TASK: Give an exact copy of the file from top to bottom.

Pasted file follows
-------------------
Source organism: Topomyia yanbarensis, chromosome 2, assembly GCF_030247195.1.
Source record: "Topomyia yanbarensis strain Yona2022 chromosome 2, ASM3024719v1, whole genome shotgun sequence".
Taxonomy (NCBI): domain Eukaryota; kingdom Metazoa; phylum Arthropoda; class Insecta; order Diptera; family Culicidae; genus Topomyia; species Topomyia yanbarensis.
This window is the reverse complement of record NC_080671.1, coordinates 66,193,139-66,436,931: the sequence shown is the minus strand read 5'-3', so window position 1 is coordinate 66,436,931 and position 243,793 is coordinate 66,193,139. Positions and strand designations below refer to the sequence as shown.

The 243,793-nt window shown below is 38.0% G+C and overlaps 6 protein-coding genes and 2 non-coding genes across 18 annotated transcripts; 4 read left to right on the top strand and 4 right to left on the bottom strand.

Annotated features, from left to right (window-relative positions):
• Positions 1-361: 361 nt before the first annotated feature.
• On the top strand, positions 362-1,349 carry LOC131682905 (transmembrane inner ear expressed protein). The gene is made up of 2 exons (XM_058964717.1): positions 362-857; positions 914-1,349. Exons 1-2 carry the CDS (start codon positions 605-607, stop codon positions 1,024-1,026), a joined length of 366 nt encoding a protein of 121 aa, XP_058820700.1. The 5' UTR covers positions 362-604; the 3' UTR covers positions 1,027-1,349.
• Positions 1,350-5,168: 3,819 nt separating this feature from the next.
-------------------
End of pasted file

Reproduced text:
Source organism: Topomyia yanbarensis, chromosome 2, assembly GCF_030247195.1.
Source record: "Topomyia yanbarensis strain Yona2022 chromosome 2, ASM3024719v1, whole genome shotgun sequence".
Taxonomy (NCBI): domain Eukaryota; kingdom Metazoa; phylum Arthropoda; class Insecta; order Diptera; family Culicidae; genus Topomyia; species Topomyia yanbarensis.
This window is the reverse complement of record NC_080671.1, coordinates 66,193,139-66,436,931: the sequence shown is the minus strand read 5'-3', so window position 1 is coordinate 66,436,931 and position 243,793 is coordinate 66,193,139. Positions and strand designations below refer to the sequence as shown.

The 243,793-nt window shown below is 38.0% G+C and overlaps 6 protein-coding genes and 2 non-coding genes across 18 annotated transcripts; 4 read left to right on the top strand and 4 right to left on the bottom strand.

Annotated features, from left to right (window-relative positions):
• Positions 1-361: 361 nt before the first annotated feature.
• On the top strand, positions 362-1,349 carry LOC131682905 (transmembrane inner ear expressed protein). The gene is made up of 2 exons (XM_058964717.1): positions 362-857; positions 914-1,349. Exons 1-2 carry the CDS (start codon positions 605-607, stop codon positions 1,024-1,026), a joined length of 366 nt encoding a protein of 121 aa, XP_058820700.1. The 5' UTR covers positions 362-604; the 3' UTR covers positions 1,027-1,349.
• Positions 1,350-5,168: 3,819 nt separating this feature from the next.